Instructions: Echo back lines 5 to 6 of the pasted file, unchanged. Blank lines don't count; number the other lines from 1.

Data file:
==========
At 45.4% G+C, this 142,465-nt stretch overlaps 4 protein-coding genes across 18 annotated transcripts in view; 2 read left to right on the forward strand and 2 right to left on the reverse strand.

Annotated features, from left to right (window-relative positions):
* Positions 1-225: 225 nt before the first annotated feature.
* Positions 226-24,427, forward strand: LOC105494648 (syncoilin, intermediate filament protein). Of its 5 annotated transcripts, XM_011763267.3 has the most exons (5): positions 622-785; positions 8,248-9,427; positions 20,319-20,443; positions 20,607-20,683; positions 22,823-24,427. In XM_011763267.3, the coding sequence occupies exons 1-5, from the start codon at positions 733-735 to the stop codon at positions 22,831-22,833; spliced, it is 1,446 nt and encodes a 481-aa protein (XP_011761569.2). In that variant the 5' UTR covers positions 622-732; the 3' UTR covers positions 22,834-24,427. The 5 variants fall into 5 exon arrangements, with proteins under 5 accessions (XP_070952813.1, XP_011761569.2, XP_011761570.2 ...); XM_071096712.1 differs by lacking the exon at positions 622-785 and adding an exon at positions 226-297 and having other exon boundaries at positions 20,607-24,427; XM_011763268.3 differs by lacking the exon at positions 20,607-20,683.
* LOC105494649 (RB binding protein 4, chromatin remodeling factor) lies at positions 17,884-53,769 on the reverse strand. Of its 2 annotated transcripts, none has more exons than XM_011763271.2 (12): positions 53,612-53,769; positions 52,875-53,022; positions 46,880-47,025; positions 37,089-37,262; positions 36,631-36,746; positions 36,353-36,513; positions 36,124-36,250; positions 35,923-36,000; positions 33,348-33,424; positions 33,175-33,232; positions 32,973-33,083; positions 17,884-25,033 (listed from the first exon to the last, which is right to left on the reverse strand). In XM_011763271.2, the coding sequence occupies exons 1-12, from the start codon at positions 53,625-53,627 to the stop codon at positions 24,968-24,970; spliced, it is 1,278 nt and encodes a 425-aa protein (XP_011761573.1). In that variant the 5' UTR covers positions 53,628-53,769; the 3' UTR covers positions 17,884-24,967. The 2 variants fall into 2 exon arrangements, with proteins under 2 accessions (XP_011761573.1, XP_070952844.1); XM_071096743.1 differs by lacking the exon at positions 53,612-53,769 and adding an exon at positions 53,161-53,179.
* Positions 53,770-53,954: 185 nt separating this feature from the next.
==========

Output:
* LOC105494649 (RB binding protein 4, chromatin remodeling factor) lies at positions 17,884-53,769 on the reverse strand. Of its 2 annotated transcripts, none has more exons than XM_011763271.2 (12): positions 53,612-53,769; positions 52,875-53,022; positions 46,880-47,025; positions 37,089-37,262; positions 36,631-36,746; positions 36,353-36,513; positions 36,124-36,250; positions 35,923-36,000; positions 33,348-33,424; positions 33,175-33,232; positions 32,973-33,083; positions 17,884-25,033 (listed from the first exon to the last, which is right to left on the reverse strand). In XM_011763271.2, the coding sequence occupies exons 1-12, from the start codon at positions 53,625-53,627 to the stop codon at positions 24,968-24,970; spliced, it is 1,278 nt and encodes a 425-aa protein (XP_011761573.1). In that variant the 5' UTR covers positions 53,628-53,769; the 3' UTR covers positions 17,884-24,967. The 2 variants fall into 2 exon arrangements, with proteins under 2 accessions (XP_011761573.1, XP_070952844.1); XM_071096743.1 differs by lacking the exon at positions 53,612-53,769 and adding an exon at positions 53,161-53,179.
* Positions 53,770-53,954: 185 nt separating this feature from the next.